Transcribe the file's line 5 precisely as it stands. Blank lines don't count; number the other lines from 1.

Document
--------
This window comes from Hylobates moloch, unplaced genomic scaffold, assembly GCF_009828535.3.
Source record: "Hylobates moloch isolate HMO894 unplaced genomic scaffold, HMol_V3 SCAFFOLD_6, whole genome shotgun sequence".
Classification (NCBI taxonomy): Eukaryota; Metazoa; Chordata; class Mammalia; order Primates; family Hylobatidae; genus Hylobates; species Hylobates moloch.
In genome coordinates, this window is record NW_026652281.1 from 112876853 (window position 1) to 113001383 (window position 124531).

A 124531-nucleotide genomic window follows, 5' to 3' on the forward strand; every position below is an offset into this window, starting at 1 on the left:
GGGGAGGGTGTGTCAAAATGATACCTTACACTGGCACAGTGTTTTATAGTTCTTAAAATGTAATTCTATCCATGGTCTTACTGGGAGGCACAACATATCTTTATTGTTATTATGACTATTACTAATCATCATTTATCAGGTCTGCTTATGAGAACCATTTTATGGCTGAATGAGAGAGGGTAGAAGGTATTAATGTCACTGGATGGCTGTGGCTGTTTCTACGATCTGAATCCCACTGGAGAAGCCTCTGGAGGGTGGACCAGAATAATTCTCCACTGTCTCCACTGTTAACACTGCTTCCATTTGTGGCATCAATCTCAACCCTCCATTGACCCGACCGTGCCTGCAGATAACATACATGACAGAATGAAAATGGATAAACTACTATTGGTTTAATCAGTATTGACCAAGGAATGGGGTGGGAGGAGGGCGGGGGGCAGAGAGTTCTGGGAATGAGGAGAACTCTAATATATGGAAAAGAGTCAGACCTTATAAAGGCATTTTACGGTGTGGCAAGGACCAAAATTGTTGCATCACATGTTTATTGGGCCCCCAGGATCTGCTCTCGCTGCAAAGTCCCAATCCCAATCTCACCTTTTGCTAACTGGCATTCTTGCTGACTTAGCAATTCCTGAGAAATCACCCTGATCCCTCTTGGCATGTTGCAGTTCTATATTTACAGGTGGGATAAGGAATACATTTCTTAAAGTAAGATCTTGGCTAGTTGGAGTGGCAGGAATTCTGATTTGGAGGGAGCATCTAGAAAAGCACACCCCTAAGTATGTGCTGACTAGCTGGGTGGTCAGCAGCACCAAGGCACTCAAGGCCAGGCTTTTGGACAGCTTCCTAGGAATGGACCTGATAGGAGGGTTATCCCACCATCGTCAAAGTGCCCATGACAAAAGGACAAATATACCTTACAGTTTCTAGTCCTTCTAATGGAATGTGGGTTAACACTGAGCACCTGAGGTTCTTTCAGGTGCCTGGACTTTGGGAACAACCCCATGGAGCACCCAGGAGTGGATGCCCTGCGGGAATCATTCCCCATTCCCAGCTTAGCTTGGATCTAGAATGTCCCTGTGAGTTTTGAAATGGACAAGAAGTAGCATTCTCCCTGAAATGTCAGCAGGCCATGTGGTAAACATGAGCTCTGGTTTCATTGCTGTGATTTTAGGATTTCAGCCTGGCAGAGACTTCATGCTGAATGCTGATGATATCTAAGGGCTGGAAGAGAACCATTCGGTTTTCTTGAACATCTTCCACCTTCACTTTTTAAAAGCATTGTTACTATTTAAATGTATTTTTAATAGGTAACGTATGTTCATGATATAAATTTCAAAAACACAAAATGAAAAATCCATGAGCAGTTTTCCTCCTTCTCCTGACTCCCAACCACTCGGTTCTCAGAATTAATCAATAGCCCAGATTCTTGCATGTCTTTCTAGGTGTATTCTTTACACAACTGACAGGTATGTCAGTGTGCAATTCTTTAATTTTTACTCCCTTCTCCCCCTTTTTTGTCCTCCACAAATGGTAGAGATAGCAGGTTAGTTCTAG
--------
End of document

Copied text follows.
A 124531-nucleotide genomic window follows, 5' to 3' on the forward strand; every position below is an offset into this window, starting at 1 on the left: